The Planning Group is led by Philip Whyte and includes Margaret Romanski, John Dawson, David Kirk, Peter Farrow and others. The team review significant planning applications and consultations falling into our area of interest; where appropriate we comment in a formal way on behalf of the Society and draw attention to the membership of specific issues.
Reports on planning issues are included on a regular basis in our newsletters and these report any action that we have taken. We also highlight where there are consultations on major proposals which members may be interested in taking part.
If you have any comments on a development proposal or need help on a planning matter please contact Philip on the link below or another member of the Planning Group. We shall do our best to help.
To contact the group Click here
The following is a summary at April 2020 of current major planning activity in the area that we cover (although not an exhaustive list). The application numbers can be used to track progress on the Council’s website.
B&Q, Swandon Way. Applications 2019/4583 and 3848. These are applications to revise consents granted previously for the redevelopment of the site. Site clearance is completed and remediation work is close to completion June 2020). The promoters L&G (Legal and General) wish to reduce the amount of commercial space, increase the number of residential units and improve the public amenity areas with facilities including a swimming pool. It is unclear whether the pool will be for general public use or restricted to residents.
Riverside/Haldane Place (including the trampoline centre) off Garratt Lane. Appln no 2018/4176. Revised additional information has been added to the application web site. The Society has submitted revised comments which reflect the reduced height of the blocks overlooking King George’s Park and are pleased that the amount to commercial space has remained unchanged. Our concern is also that such a significant additional residential content in this location may be inappropriate from transport and other social points of view.
Homebase, Swandon Way. Appln no 2020/0011. A revised application has been submitted to vary the content of the approved scheme. The principal changes are to increase the density of the residential uses (from 385 units to 462), to reduce the commercial content, to omit the basement car parking areas and to improve the ground floor pedestrian circulation areas. The Society has submitted objections and comments, these will be found on the Council web site and this website (see Correspondence). The store closed for Coronavirus and o re-opened but is now posted for closure in July. r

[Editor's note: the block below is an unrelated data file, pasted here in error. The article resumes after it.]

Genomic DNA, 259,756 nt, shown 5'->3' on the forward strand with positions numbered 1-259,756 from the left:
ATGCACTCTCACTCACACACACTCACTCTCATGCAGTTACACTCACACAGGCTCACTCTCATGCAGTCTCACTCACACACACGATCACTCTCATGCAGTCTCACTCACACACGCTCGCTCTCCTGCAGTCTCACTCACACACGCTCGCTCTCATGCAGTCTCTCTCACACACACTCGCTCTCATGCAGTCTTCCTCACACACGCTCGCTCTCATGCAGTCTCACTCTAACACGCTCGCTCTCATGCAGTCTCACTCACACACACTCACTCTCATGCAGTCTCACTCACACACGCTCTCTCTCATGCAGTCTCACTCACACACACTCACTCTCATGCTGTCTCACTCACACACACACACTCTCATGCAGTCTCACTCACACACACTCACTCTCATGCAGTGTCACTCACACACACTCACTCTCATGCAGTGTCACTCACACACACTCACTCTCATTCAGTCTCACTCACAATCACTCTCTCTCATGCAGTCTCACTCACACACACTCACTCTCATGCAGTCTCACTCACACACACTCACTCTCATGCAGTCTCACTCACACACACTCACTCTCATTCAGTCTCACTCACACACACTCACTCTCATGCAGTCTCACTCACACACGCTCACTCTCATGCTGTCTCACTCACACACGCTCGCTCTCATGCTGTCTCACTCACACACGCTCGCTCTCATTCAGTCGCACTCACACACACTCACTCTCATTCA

Jaggard Way Application 2018/5413. Refused. At the December 2019 meeting of the PAC the members rejected the officer’s recommendations for the approval of the grant of outline consent. There was discussion between members confirming the points which objectors (including the Society) had put forward. The principal reason to be cited is the loss of daylight and sunlight to those houses in Ravenslea Road which back onto the site. An appeal was lodged in May 2020 against refusal of outline planning permission.
Ferrier Street Application 2018/5699. Approved. At the same December 2019 meeting the PAC supported the officer’s recommendations for the approval of this mixed-use scheme, commercial and residential which reflects the change in this area. The only matter which the Society felt was inappropriate was the height of a tower block close to the piazza at the entrance to Wandsworth Town station, which at nine floors will be significantly higher than the surrounding buildings and the proximity to the newly confirmed Conservation Area.
Local Plan Review. A workshop organised by the Council was held at the Battersea Town Hall (Arts Centre) on 17 January (attended by the writer) when topics such as housing needs; economic, social and environmental priorities, employment needs, climate change, and the design of buildings and open space were considered.
Springfield University Hospital NHS Trust. Announced in December 2019 that confirmation of funding of approximately £150m has been received from central government for the construction of works required for the new clinical facilities on site. This follows works of site preparation by a consortium led by a McAlpine company. Contracts have also been completed with Barratt London for the first phase of the housing on the northern part of the site (backing onto College Gardens) and with City and Country for the refurbishment of the historic listed buildings. Progress for the formation of the new park on the southern part of the site proceeds, as soil from other areas of the site are re-used, we are told that no soil will be exported from site. The Society has a member who attends community liaison meetings, the last held in January 2020. We are very pleased that the redevelopment has at long last been given the “green light” (and the money!) as the Society has long supported the Trust’s endeavours for this site.